Spanish journalists home after Syria ordeal

Javier Espinosa and Ricardo Garcia Vilanova were greeted by family in Madrid after six months in captivity in Syria.

Javier Espinosa was welcomed by his son upon his arrival in Spain [EPA]

Two Spanish journalists freed after being held hostage for more than six months in Syria by a rogue al-Qaeda group have returned home to an emotional welcome from friends and colleagues.

Veteran reporter Javier Espinosa, Middle East bureau chief of El Mundo newspaper, and Ricardo Garcia Vilanova, a freelance photographer, arrived in Madrid aboard a Spanish government executive jet, less than 24 hours after calling from Turkey to say they were out of captivity and safe.

“Pure happiness,” wrote Espinosa’s girlfriend, the journalist Monica Garcia Prieto, on Twitter early on Sunday, without giving further details.

“Their relatives are feeling excitement and joy because this puts an end to a nightmare that has lasted six months,” a spokesman for their families, Gervasio Sanchez, told AFP news agency.

Espinosa and Vilanova were seized on September 16 as they tried to cross the Syrian border to Turkey and were the latest of scores of journalists captured while covering Syria’s civil war.

There was no immediate word on Sunday on whether any demands were made by their kidnappers or any ransom paid.

The Spanish Defence Ministry told AFP a military aeroplane bringing the two journalists back from Turkey was scheduled to land in Madrid about 4:00 pm (14:00 GMT).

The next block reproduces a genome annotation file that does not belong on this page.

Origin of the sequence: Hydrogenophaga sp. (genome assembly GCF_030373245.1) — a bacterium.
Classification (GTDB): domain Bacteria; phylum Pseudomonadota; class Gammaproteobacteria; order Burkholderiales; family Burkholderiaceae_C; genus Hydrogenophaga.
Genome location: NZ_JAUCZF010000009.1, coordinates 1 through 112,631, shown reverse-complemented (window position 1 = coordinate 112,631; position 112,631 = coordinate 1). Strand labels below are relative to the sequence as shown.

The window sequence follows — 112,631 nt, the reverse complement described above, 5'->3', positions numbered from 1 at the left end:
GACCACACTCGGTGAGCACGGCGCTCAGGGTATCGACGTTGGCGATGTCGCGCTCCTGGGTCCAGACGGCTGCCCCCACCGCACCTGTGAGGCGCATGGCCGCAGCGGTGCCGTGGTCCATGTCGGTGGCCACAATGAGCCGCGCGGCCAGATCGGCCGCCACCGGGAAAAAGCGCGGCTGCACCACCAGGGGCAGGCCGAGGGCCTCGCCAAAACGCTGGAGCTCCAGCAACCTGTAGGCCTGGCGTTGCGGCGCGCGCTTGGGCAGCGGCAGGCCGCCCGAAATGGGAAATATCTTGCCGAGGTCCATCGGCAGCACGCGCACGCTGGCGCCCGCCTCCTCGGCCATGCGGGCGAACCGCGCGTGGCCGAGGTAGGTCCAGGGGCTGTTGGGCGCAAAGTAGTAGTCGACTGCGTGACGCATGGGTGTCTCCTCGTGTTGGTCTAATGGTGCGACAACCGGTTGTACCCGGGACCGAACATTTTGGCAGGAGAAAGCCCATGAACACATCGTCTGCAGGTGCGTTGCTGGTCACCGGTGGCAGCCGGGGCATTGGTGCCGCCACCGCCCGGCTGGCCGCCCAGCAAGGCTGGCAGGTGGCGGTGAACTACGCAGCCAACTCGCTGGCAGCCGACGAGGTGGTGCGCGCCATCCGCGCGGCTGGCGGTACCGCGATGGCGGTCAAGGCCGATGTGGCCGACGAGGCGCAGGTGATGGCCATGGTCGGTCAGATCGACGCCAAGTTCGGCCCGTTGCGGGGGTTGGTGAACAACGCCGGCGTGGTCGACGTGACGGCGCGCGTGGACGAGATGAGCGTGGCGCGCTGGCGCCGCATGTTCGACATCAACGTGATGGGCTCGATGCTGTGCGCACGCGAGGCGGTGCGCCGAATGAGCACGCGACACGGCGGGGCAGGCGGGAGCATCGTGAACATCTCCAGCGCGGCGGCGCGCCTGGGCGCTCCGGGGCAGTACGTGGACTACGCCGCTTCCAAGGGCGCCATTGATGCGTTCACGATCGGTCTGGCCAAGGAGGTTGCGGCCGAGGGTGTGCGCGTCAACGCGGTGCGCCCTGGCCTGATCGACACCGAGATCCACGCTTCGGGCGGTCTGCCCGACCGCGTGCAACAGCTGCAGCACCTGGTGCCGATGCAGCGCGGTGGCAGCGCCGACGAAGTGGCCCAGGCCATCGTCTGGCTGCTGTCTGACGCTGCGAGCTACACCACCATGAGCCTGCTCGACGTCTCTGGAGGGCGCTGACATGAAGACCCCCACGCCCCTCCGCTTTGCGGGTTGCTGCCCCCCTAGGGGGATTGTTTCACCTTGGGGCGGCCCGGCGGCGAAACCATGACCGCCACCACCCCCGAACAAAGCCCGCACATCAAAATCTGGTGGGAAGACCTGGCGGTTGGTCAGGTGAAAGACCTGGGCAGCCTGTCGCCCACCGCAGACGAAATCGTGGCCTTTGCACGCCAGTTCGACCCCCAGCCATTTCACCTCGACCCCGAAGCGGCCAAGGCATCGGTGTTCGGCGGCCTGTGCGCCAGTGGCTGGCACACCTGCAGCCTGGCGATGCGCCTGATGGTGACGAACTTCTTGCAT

El Mundo identified the captors as members of the Islamic State of Iraq and the Levant [ISIL] a faction in Syria with roots in al-Qaeda’s Iraqi affiliate.

The group has fought against the regime of President Bashar al-Assad in Syria, but has also been battling other rebel groups.

The newspaper had kept the kidnapping quiet until December while it contacted the captors via intermediaries. It said at that time the kidnappers had made no demands.

“It has been a hard few months. We knew the wait would be long but you never get used to it,” said the director of El Mundo’s international pages, Ana Alonso Montes, on Sunday.

“You never know when the moment of liberation will come, although we never doubted it would,” she told national radio.

Reporting Syrian bloodshed

Award-winning reporter Espinosa has been a Middle East correspondent for El Mundo since 2002 and is based in Beirut.

Like Vilanova, he has covered some of the most dangerous points in the Syrian conflict, including the siege of Homs in February 2012.

On February 22 he escaped that bloodbath in which human rights groups said 700 people were killed and thousands injured, and made it back to Lebanon a week later.

Among those killed in Homs were two other Western journalists: US reporter Marie Colvin and French photographer Remi Ochlik.

Espinosa wrote of his escape from the city, under fire among a crowd of wounded refugees, in compelling reportage published in March 2013.

“We believe the Syrian people need our work, and that we must live up to our responsibility,” said Prieto, who is also a prize-winning journalist, in December.

An online forum that frequently features statements from jihadists had also called on the fighters to free the two.

The Honein jihadist forum said the two journalists were a “good hand for advocating our issues in Iraq and Syria, and carrying the silenced truth”.

Garcia Vilanova has contributed to AFP and other world media such as the New York Times and the Washington Post.

Media rights group Reporters Without Borders ranks Syria as the most dangerous country in the world for journalists.

A third Spanish journalist seized separately in Syria in September, Marc Marginedas, a correspondent for the Catalan daily El Periodico, was freed early this month.

French, US and Syrian journalists are among the others still missing in Syria.

Source: AFP